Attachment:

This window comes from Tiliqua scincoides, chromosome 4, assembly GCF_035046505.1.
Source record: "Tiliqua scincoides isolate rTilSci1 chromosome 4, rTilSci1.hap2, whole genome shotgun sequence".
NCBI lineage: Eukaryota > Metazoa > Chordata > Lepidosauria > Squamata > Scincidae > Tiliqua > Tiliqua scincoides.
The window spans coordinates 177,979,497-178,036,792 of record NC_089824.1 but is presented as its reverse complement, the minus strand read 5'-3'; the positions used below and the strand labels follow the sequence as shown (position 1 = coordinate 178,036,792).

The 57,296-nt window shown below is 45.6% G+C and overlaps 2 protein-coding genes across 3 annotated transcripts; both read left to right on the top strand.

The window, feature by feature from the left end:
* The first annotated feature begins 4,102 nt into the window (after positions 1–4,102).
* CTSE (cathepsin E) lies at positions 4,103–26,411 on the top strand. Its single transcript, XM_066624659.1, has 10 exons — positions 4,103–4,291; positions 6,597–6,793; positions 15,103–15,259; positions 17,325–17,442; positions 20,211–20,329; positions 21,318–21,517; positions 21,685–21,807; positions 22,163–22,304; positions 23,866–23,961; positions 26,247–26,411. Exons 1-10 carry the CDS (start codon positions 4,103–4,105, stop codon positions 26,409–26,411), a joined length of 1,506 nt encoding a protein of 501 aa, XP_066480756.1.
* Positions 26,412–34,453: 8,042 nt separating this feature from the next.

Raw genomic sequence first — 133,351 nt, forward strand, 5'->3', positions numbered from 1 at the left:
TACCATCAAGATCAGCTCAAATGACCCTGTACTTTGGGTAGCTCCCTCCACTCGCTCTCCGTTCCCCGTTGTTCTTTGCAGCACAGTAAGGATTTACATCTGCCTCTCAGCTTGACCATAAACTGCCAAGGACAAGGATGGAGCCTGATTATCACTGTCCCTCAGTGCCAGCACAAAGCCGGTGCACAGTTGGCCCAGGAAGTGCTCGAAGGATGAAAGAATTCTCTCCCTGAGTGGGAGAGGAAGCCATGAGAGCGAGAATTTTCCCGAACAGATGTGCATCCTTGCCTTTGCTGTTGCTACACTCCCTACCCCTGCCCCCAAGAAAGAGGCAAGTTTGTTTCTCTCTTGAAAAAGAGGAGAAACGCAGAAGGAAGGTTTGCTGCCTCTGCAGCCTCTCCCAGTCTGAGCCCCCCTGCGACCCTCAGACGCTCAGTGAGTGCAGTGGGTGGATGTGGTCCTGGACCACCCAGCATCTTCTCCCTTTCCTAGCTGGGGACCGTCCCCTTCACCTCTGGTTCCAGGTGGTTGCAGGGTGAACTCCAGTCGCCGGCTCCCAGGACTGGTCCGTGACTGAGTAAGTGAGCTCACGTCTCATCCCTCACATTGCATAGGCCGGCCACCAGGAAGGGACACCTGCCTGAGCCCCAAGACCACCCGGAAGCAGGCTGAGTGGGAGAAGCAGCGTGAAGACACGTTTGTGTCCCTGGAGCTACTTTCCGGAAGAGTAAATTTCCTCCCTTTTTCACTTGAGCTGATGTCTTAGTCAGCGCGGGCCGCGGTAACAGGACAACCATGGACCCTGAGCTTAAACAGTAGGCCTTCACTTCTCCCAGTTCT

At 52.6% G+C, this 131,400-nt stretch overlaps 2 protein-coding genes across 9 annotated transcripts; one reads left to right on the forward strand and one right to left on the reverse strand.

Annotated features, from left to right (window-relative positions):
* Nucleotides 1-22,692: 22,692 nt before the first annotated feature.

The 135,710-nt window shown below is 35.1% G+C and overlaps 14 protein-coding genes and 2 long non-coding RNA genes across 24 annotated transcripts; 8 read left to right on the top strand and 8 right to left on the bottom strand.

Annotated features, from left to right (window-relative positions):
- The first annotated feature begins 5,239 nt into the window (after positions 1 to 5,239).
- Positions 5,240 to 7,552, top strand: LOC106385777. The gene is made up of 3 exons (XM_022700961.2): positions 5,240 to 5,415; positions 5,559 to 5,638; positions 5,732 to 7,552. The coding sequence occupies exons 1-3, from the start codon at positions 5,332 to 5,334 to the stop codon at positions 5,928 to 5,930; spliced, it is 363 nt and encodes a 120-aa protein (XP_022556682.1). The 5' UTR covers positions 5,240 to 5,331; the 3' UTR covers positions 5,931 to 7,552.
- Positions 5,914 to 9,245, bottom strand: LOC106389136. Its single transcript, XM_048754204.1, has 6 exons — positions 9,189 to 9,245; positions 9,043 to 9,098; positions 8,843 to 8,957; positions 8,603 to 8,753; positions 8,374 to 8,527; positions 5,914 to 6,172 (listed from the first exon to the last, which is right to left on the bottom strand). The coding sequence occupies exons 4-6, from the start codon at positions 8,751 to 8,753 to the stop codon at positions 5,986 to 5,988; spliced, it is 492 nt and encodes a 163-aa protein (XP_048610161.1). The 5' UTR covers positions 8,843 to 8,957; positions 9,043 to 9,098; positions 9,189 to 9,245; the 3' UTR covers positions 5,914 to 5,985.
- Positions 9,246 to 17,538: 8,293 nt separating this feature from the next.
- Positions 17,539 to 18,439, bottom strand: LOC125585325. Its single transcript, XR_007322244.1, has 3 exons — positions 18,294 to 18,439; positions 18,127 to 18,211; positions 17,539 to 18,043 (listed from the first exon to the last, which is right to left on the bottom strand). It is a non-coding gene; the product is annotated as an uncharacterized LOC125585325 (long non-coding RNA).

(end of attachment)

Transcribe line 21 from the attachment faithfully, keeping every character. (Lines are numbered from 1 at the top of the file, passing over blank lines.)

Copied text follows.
- Positions 17,539 to 18,439, bottom strand: LOC125585325. Its single transcript, XR_007322244.1, has 3 exons — positions 18,294 to 18,439; positions 18,127 to 18,211; positions 17,539 to 18,043 (listed from the first exon to the last, which is right to left on the bottom strand). It is a non-coding gene; the product is annotated as an uncharacterized LOC125585325 (long non-coding RNA).